Pittston Area art teacher Judy Greenwald was pleased with the first day of the seventh annual student art exhibit at the high school but said uncontrollable circumstances prevented more people from attending.
“Opening night there was a lot going on that night,” said Greenwald. “Football was having a fundraiser and other things. It was mostly the parents of the students in the exhibit in attendence.”
Greenwald said that with some of the upcoming school events, including the spring concert, more people will be able to see the exhibit.
The exhibit opened on May 1 and will be open to the public between the hours of 4 and 5 p.m. Monday through Friday until the end of the month.
The exhibit consists of approximately 500 pieces of artwork by students in all grades from freshmen through seniors.
Greenwald said those students involved in the program, whether the class is an elective or a requirement as the freshman class is, are automatically added to the exhibit.
Some do not look forward to the attention at first, Greenwald said, but as the time gets closer, they change their minds.
“All students want their stuff shown, they like recognition,” said Greenwald. “The freshmen have to take art, so they’re not all into it like the electives so they think ‘I don’t want it in’ but when the show comes around they get more involved. They usually do a very nice piece regardless because they do it in water color. I try to give them something that they feel accomplished with.”
This year the freshman class did water color landscapes, while other students displayed self portraits and still lifes.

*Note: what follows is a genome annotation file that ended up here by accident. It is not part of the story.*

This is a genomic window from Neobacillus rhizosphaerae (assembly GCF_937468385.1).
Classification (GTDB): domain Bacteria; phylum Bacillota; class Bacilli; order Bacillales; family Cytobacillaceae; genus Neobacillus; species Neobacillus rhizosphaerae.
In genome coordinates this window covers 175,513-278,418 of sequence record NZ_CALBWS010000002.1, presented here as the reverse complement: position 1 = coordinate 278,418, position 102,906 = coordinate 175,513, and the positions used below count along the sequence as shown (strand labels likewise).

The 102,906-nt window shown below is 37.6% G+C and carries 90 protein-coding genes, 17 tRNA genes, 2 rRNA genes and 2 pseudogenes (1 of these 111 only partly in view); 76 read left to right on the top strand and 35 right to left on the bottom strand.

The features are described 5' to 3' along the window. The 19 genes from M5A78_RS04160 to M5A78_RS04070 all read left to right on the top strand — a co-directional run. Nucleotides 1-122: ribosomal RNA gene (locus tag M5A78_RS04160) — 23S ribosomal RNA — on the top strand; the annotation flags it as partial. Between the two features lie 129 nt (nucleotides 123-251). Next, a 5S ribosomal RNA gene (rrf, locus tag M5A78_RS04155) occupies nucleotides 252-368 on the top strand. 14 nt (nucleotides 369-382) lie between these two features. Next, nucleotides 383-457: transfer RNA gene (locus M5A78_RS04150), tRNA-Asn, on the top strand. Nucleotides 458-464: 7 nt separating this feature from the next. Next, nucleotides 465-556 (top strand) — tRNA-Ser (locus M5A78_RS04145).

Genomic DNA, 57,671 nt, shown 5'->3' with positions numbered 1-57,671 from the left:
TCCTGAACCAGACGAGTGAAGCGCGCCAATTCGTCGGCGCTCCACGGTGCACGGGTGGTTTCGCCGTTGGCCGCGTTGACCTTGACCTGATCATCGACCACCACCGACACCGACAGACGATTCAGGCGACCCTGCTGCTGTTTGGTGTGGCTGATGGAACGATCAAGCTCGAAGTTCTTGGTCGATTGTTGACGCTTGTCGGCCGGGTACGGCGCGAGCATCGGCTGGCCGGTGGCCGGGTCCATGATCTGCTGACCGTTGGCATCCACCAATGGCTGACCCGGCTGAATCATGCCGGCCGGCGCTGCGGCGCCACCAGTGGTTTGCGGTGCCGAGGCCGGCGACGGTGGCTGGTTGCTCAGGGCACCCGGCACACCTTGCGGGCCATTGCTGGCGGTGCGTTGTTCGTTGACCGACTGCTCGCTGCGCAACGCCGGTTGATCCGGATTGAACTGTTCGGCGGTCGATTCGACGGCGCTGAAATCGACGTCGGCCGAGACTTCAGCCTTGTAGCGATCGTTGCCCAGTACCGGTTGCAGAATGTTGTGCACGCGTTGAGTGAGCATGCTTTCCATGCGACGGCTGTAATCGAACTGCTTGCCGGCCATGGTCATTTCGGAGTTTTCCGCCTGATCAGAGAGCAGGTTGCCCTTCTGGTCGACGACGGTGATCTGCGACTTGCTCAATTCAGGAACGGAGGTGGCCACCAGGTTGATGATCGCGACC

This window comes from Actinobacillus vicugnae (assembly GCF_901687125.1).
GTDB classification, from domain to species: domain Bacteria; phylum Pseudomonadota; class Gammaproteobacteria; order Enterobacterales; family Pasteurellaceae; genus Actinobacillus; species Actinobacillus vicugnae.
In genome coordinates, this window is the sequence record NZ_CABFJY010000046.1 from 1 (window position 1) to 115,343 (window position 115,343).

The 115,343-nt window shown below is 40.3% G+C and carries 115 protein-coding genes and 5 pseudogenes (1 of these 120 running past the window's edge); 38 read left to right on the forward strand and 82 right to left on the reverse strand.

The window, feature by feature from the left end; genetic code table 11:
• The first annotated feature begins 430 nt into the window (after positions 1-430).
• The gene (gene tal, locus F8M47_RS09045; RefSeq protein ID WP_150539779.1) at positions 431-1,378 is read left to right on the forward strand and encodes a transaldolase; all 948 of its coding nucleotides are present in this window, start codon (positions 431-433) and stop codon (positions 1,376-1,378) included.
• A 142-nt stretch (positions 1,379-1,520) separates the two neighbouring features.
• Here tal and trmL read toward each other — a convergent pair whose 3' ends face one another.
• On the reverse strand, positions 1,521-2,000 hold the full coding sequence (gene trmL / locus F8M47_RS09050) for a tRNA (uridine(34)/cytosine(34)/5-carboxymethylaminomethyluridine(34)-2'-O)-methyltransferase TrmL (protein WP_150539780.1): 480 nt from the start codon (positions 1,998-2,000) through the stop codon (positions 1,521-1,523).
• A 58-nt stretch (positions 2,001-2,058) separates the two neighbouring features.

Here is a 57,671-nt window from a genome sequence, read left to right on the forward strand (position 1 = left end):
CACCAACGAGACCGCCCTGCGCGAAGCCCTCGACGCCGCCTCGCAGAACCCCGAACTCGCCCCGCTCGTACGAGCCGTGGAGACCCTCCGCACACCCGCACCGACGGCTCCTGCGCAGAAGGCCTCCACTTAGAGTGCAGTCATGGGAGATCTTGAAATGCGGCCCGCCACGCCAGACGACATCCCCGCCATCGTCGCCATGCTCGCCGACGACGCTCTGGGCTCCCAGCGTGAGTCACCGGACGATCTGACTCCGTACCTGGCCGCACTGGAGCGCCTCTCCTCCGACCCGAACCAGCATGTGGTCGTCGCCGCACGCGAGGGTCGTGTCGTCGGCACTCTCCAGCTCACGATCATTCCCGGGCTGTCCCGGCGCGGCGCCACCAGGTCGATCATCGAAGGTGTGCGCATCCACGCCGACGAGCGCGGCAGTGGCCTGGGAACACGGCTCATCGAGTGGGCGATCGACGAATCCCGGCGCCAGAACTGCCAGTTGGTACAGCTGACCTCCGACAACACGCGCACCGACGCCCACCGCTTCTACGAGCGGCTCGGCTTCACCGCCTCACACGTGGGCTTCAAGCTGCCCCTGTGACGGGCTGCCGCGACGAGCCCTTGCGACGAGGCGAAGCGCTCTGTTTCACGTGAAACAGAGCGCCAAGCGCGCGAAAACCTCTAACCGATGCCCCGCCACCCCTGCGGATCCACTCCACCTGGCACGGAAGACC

At the center of the floor is a giant shoe that Greenwald said the students do a piece of artwork on from their favorite artist.
The reaction some students get on their artwork doesn’t surprise her at all because she knows how talented her students are.
“People are always amazed, they can’t believe the talent of some of these kids,” Greenwald said. “Even the kids who took art simply as an elective wound up learning a lot and produced a good self portrait. They’re amazed how much they can make it look like them.
“A lot of kids will take it as sophomores and they continue with it afterwards. The big thing is giving them that feeling of accomplishment.”
Greenwald anticipates that most students will continue to display their talents on the Second Fridays Art Walk in downtown Pittston event throughout the summer.
“Some students will be doing the artwalk,” she said. “Every year is normally new students and over the next few weeks and into the summer I’m sure I’ll still be having students do work on it. I think they’ll enjoy working on it periodically in the summer.”